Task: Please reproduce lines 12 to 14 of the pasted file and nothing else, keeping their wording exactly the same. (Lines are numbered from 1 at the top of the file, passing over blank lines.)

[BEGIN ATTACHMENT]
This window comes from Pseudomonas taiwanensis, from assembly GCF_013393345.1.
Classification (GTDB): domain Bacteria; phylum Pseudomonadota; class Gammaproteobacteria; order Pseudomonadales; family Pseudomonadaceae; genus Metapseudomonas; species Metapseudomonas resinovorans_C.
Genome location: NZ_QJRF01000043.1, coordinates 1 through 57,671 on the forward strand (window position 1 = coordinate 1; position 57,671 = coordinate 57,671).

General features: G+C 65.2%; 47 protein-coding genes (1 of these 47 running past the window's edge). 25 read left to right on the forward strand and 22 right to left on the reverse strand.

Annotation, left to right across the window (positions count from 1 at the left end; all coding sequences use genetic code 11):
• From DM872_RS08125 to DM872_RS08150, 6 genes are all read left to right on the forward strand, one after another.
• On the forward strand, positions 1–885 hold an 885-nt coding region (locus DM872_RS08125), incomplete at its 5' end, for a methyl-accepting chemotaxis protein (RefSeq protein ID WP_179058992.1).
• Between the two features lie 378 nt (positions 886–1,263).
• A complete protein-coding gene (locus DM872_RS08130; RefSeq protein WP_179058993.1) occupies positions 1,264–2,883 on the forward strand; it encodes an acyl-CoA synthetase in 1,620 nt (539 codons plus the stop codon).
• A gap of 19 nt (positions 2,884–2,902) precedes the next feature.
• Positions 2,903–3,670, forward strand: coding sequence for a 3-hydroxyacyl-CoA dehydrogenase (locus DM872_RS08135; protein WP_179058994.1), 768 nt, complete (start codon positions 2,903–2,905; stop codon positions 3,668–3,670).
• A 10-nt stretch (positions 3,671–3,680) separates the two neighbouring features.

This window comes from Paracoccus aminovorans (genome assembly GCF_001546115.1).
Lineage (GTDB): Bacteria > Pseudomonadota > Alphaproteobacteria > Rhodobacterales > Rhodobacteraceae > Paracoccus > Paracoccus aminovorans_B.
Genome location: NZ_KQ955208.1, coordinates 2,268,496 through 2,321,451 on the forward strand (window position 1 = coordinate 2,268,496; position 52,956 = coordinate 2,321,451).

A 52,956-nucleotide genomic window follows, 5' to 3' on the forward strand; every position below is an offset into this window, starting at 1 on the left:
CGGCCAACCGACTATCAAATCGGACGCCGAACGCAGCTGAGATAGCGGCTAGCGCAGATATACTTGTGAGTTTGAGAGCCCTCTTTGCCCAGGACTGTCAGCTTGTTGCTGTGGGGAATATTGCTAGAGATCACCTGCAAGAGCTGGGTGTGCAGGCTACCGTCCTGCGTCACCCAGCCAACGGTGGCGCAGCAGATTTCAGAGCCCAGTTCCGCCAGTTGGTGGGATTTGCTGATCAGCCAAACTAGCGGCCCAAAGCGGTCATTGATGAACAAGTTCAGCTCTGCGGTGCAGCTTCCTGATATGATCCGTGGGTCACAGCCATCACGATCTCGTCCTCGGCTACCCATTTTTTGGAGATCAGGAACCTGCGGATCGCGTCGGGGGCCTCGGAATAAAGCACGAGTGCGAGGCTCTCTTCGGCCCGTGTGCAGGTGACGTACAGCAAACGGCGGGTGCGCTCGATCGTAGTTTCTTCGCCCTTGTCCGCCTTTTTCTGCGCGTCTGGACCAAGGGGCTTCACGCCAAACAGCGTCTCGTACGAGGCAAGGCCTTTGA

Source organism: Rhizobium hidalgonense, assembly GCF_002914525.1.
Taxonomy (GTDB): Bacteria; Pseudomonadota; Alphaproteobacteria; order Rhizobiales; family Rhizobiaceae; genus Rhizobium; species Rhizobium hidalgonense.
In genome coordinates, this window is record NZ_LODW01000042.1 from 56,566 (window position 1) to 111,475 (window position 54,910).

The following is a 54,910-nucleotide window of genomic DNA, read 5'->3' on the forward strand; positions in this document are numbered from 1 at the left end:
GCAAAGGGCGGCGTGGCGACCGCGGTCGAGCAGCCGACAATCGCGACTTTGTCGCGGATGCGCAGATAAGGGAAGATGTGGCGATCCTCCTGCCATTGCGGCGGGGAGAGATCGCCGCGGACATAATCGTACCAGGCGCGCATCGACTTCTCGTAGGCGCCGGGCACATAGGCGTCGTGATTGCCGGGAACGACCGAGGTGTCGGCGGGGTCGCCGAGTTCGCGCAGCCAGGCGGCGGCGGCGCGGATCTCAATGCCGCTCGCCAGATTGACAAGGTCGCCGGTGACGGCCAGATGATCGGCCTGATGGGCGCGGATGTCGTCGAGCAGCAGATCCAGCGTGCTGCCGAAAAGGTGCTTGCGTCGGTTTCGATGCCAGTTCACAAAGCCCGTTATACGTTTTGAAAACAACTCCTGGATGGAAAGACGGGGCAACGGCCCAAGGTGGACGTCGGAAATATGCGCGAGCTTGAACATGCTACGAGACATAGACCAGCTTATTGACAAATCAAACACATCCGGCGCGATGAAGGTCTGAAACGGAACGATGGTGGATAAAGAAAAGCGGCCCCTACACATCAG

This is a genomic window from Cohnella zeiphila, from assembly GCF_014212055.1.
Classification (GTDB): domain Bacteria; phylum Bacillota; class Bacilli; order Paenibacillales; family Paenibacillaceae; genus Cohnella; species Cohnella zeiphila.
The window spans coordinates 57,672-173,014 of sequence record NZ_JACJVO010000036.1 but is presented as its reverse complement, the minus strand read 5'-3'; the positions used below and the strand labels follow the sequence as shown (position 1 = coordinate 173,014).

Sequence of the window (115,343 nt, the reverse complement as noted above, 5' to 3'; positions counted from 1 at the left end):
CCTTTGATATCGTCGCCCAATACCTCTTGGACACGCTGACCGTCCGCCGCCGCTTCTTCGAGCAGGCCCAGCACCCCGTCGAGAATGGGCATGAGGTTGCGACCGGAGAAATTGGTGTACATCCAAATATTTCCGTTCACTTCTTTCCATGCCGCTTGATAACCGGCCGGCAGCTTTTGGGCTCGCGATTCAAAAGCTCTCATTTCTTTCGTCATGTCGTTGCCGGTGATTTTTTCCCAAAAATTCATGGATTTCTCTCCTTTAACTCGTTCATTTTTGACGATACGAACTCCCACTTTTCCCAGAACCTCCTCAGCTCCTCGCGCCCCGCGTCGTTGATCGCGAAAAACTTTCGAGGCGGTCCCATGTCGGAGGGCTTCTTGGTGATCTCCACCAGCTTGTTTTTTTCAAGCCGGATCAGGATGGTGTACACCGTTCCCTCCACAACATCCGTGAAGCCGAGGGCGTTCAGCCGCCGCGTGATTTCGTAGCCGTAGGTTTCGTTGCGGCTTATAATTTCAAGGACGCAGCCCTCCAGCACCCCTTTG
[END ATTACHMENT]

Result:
• A 10-nt stretch (positions 3,671–3,680) separates the two neighbouring features.

This window comes from Paracoccus aminovorans (genome assembly GCF_001546115.1).
Lineage (GTDB): Bacteria > Pseudomonadota > Alphaproteobacteria > Rhodobacterales > Rhodobacteraceae > Paracoccus > Paracoccus aminovorans_B.